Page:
May 13, 2017, 12:52pm
Gothic Literature and the Origins of Goth
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As most of you know, the gothic subculture as we know it was born out of the music scene of the late '70s and '80s, but it takes its name (and parts of its aesthetic) from a much older tradition. The term "gothic" was borrowed from the Gothic literature movement of the 18th and 19th centuries and the related Gothic Revival architectural movement. Both movements were kicked off in the mid-1700s by the author Horace Walpole.

Horace Walpole was an English aristocrat who decided that he wanted to live in a medieval palace. Mimicking the turrets and arched windows of earlier castles and cathedrals, he built Strawberry Hill House on his estate in London in 1749 (pictured below). A couple of decades later, he wrote The Castle of Otranto, a tale of murder, ghosts, and spooky castles widely considered to be the first Gothic novel.



After Horace Walpole, a number of other 18th-century writers hopped onto the Gothic bandwagon. One of the most prolific of these was Ann Radcliffe, matriarch of the Female Gothic movement. Her most famous novels are The Mysteries of Udolpho and The Romance of the Forest. In her writing, Radcliffe espoused a style based on "terror," which involved slow-mounting suspense and dread. In contrast, one of the other major Gothic writers of the day, Matthew Lewis, published The Monk which exemplified the shock and gore of the "horror" school of writing.

Moving into the 19th century is when we get to the Gothic literature that is still popular with readers today. In 1818, Mary Shelley published Frankenstein, which combined Gothic elements with the emerging genre of science fiction. Meanwhile, Shelley's friend Lord Byron helped to popularize brooding poetry and the dark and mysterious figure of the Byronic hero. The heyday of the Gothic novel had ended by this point, but writers such as Edgar Alan Poe helped to modify the genre and bring it into the Victorian era. The most famous Gothic novel, however, comes at the very tail end of this time period: Bram Stoker's Dracula, published in 1897, which sparked a long tradition of vampire and monster fiction. These early works led to creation of the diversity of dark and spooky genres that are loved by many members of the gothic subculture today, from horror, to mystery, dark fantasy, paranormal romance, and many others.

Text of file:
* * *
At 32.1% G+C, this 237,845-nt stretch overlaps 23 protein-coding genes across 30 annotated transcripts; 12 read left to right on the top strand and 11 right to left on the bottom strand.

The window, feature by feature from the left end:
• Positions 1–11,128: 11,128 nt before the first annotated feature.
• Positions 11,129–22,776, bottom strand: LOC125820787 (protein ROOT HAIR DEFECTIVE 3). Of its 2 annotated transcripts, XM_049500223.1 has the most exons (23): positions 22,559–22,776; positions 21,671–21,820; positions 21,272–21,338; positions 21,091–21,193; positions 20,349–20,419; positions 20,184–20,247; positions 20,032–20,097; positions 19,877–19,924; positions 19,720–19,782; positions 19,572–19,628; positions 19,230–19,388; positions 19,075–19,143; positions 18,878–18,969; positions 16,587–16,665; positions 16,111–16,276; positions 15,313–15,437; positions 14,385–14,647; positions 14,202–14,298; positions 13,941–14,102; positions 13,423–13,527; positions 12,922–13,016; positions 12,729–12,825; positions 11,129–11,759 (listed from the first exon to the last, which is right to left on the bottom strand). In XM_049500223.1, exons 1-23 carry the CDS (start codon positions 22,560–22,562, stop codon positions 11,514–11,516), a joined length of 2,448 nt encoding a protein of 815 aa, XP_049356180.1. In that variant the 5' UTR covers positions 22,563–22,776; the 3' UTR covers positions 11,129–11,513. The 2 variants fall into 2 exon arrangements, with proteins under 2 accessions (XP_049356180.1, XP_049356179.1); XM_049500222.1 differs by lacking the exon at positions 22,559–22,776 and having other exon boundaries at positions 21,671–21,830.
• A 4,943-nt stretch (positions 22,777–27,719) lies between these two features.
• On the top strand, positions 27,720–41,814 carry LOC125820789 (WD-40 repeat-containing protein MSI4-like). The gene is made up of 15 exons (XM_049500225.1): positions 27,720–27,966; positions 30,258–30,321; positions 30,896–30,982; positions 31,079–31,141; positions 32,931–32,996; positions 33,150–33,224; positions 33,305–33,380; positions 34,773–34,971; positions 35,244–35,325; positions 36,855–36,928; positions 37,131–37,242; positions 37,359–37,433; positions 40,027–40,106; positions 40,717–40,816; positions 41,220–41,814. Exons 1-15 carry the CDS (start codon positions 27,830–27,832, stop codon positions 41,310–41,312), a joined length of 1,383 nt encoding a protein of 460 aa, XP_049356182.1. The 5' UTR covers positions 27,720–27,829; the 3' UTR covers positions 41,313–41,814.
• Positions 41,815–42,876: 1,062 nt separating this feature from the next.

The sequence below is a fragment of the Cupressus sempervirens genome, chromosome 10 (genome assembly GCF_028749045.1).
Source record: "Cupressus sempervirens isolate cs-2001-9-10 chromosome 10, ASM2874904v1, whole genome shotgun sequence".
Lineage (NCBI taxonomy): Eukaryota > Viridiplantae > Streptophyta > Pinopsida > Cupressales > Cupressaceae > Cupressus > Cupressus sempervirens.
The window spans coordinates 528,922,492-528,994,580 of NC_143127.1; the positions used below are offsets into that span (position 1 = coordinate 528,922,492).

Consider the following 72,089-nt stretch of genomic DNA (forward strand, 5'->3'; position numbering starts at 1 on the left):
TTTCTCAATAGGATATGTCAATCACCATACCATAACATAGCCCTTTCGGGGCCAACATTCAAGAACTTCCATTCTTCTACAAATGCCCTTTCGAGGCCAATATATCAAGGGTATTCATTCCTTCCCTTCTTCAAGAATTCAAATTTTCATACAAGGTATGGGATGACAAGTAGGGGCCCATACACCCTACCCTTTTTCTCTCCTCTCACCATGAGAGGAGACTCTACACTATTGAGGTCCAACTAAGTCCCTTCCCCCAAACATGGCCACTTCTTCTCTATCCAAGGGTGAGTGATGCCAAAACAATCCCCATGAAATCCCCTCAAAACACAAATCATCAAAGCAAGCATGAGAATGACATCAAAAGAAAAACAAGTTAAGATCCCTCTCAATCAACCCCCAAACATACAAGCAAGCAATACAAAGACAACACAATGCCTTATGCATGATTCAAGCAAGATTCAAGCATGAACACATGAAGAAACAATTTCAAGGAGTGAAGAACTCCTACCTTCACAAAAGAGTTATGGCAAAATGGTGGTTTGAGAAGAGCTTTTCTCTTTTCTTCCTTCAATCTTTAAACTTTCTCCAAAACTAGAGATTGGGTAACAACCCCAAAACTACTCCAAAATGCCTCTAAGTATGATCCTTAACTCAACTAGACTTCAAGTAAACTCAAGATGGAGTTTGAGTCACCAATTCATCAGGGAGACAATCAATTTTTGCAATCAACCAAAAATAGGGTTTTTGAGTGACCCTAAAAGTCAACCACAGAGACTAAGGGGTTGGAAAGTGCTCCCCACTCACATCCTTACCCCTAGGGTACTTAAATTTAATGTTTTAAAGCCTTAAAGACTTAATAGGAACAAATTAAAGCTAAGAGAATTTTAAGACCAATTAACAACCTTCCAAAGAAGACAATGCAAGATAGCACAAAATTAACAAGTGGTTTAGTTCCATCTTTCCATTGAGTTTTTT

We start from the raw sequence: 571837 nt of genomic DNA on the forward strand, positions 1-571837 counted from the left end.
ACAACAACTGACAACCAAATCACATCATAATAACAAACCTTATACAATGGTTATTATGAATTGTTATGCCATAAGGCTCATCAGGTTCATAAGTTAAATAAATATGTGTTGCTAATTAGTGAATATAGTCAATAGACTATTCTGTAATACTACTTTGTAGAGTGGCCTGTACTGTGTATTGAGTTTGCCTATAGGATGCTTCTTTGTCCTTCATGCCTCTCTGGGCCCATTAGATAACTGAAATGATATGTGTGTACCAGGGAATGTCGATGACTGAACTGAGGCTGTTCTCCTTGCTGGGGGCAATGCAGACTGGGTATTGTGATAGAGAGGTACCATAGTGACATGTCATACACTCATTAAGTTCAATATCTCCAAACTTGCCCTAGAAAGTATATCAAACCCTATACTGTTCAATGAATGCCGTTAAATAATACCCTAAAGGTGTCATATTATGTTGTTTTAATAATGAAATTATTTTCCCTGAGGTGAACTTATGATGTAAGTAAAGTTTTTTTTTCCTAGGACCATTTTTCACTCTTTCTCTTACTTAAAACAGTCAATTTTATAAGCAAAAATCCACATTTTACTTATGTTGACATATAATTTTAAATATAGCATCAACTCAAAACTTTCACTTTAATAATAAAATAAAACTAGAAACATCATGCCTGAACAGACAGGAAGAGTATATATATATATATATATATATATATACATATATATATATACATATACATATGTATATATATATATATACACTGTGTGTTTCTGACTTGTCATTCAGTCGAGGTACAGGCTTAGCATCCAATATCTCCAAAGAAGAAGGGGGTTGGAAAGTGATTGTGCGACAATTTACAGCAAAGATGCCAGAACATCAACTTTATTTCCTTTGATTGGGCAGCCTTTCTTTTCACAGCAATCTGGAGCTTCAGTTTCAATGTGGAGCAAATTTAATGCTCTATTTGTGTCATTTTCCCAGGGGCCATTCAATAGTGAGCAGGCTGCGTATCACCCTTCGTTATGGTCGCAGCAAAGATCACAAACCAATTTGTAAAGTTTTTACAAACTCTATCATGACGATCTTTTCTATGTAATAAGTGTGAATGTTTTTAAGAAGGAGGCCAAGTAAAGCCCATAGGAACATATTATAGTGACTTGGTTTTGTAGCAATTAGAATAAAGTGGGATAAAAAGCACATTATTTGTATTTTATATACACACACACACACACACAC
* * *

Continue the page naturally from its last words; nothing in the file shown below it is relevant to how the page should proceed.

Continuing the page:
You can learn more about Gothic literature on my blog, TheGothicLibrary.com, and stick around for more book-related featured content from me on VampireFreaks.
Edited by TheGothicLibrarian on May 13, 2017, 12:54pm
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Oct 04, 2017, 12:10pm

interesting <3 i knew some of this but not all and i love learning and learning from the subculture :-)
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Jan 17, 2018, 11:22pm

This is very interesting.....never knew any of it..thank you
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Feb 27, 2018, 09:29pm

Thanks, batwriter79!
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Mar 30, 2018, 01:51pm

It´s a hard stuff to difference what is gothic or not in literature, even in music. I´ve been arguing about it sooo many times. It could take us hours and hours talking about it. One thing is very clear, at least from my point of view. All Gothic is Romantic, but not all Romantic is Gothic, but any Romantic author has written minimum one Gothic work. So, both "movements" are linked along history. A Gothic underrated author is Thomas Hardy and even Shakespeare, two clear examples of extreme Gothic style.